Commission considers voting precinct consolidation

By Haley Mitchell Godwin

The Crenshaw County Commission held a public hearing on June 26 to discuss the possible closure of four voting precincts –  Bush’s Grocery Precinct 1, Panola Community Center Precinct 8, Patsburg Baptist Church Precinct 5, and Vidette Community Center Precinct 3. The meeting aimed to facilitate an open discussion between local officials and concerned citizens regarding the matter.

The hearing drew the attention of numerous citizens, including Stan Bowen of Lapine, who serves as the inspector at the Panola voting location. Bowen, a lifelong resident of the area, expressed his concerns about the proposed closure, emphasizing that the current voters at Panola would have to travel farther to vote at Danielsville. He acknowledged the cost concerns associated with maintaining the voting location and highlighted the fact that many of the voting population in the area are elderly and rely on obtaining a ride to the polling place, often having to pay for transportation. 

Bowen said he feared that closing the Panola voting location would not only result in a significant drop in voter turnout compared to other areas but also an increase in waiting times to cast a vote. 

“I do understand that our voting total divided into election costs is somewhat of an issue,” Bowen said. “However, the county owns the building so there is no rent and the electricity is on. The only real cost is for the poll workers so I don’t really see why cost would be a big problem. We have always had a good turnout and when others had 20% turnout or lower, we had upward of 30%. We feel like we are a well-blended representative of the county with the different ages and races that vote at Panola, and I appreciate your time and consideration.”

Another concerned citizen, Tom Perdue from District 5, represents Patsburg Baptist Church and stated that there was no opposition to the closing of their voting precinct.

Commissioner Raymond McGough addressed the attendees and explained the rationale behind the potential precinct closures. He acknowledged the dedicated service of poll workers and expressed appreciation for their efforts. McGough mentioned the challenge of filling vacant poll worker positions due to retirements and worker deaths. He also mentioned concerns about the additional travel distance that some citizens, particularly those in the Osbourne Road and Hickory Road area, would have to undertake to vote. However, he noted that citizens he had spoken with from that area did not express opposition to the proposed closures.

“We have a lot of people that have served diligently at the polls and we appreciate you all very much,” McGough said. “However, we have several poll workers that have passed away and others that have decided they don’t want to do it anymore and we have issues filling those public service positions. We do have a good community, and a very diverse community there. I very much appreciate you coming today, bringing up some things and I do appreciate your concerns.”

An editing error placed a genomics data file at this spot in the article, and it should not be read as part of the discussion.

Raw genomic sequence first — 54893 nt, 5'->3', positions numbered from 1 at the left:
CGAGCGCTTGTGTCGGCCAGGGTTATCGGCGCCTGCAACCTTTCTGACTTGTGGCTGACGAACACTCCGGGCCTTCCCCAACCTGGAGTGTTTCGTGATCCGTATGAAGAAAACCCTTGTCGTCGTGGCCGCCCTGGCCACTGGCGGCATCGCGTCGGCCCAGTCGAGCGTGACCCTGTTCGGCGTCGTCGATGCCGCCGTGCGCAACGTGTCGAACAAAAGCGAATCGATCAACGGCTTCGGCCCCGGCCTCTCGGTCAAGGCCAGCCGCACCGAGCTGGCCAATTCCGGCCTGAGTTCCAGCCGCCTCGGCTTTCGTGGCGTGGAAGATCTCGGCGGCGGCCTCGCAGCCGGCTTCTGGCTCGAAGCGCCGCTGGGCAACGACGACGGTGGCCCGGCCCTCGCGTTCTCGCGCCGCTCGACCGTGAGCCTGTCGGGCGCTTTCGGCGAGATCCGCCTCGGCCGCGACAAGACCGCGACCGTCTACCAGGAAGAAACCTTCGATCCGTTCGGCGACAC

Commissioner Merrill Sport of District 3 addressed the concerns raised by constituents present at the hearing surrounding the possible closure of the Vidette Community Center Precinct 5. He pointed out the facility’s limitations, such as lack of year-round electricity and restroom facilities, also mentioning that the ownership of the facility was unclear. The declining voter numbers and aging population also contributed to the consideration of this closure according to Sport. 

Instead of redistributing voters to other precincts, Sport recommended utilizing the larger and more comfortable facility in Luverne. He also highlighted the cost and time associated with setting up polling places, which do not appear on financial statements.

Commissioner Charlie Sankey emphasized the fact that the commission’s decision to consider consolidating precincts was driven by the responsible use of taxpayers’ money. He assured constituents that the commissioners were attentive to their concerns and aimed to align their actions with the wishes of the community. 

Sankey also acknowledged the aging population and the need to identify replacements for the dedicated poll workers. He encouraged rational and open-minded discussions to ensure the continued smooth functioning of Crenshaw County elections.

“This has to do with several things,” Sankey said. “Number one, we are trying to prudently spend taxpayer dollars and these commissioners are very cognizant of your concerns and they have it in their hearts to make sure they do what their constituents want them to. We did realize with the last census that our citizenship is getting older and we are concerned about who will replace our selfless poll workers. However, the better we can mesh together and work together, the better chance we have at keeping good quality people running the polls so we continue to have no issues during Crenshaw County elections.”

County officials encouraged residents to continue participating in public hearings and other community events to ensure timely and effective resolution of concerns. The commission plans to carefully consider the input received before making any final decisions regarding the closure of the voting precincts. The next commissioner meeting will be held July 8 at 9 a.m.